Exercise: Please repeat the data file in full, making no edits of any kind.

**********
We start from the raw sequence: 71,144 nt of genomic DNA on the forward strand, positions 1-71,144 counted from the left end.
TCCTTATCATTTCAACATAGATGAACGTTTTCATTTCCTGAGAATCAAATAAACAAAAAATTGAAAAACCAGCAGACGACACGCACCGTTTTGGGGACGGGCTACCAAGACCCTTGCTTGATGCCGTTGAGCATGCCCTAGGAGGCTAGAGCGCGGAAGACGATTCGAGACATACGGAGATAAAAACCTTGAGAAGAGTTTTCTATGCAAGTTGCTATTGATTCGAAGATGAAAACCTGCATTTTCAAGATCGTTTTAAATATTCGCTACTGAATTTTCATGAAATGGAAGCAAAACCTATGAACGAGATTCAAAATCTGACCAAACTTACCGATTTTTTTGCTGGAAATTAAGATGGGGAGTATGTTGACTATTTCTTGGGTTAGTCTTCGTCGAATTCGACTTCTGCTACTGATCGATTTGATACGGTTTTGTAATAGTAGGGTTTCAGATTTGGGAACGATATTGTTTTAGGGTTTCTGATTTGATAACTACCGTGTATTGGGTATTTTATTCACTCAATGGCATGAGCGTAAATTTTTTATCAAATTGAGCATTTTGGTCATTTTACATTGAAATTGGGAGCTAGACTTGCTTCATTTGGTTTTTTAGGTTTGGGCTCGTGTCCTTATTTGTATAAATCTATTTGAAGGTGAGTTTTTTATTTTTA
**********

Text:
We start from the raw sequence: 71,144 nt of genomic DNA on the forward strand, positions 1-71,144 counted from the left end.
TCCTTATCATTTCAACATAGATGAACGTTTTCATTTCCTGAGAATCAAATAAACAAAAAATTGAAAAACCAGCAGACGACACGCACCGTTTTGGGGACGGGCTACCAAGACCCTTGCTTGATGCCGTTGAGCATGCCCTAGGAGGCTAGAGCGCGGAAGACGATTCGAGACATACGGAGATAAAAACCTTGAGAAGAGTTTTCTATGCAAGTTGCTATTGATTCGAAGATGAAAACCTGCATTTTCAAGATCGTTTTAAATATTCGCTACTGAATTTTCATGAAATGGAAGCAAAACCTATGAACGAGATTCAAAATCTGACCAAACTTACCGATTTTTTTGCTGGAAATTAAGATGGGGAGTATGTTGACTATTTCTTGGGTTAGTCTTCGTCGAATTCGACTTCTGCTACTGATCGATTTGATACGGTTTTGTAATAGTAGGGTTTCAGATTTGGGAACGATATTGTTTTAGGGTTTCTGATTTGATAACTACCGTGTATTGGGTATTTTATTCACTCAATGGCATGAGCGTAAATTTTTTATCAAATTGAGCATTTTGGTCATTTTACATTGAAATTGGGAGCTAGACTTGCTTCATTTGGTTTTTTAGGTTTGGGCTCGTGTCCTTATTTGTATAAATCTATTTGAAGGTGAGTTTTTTATTTTTA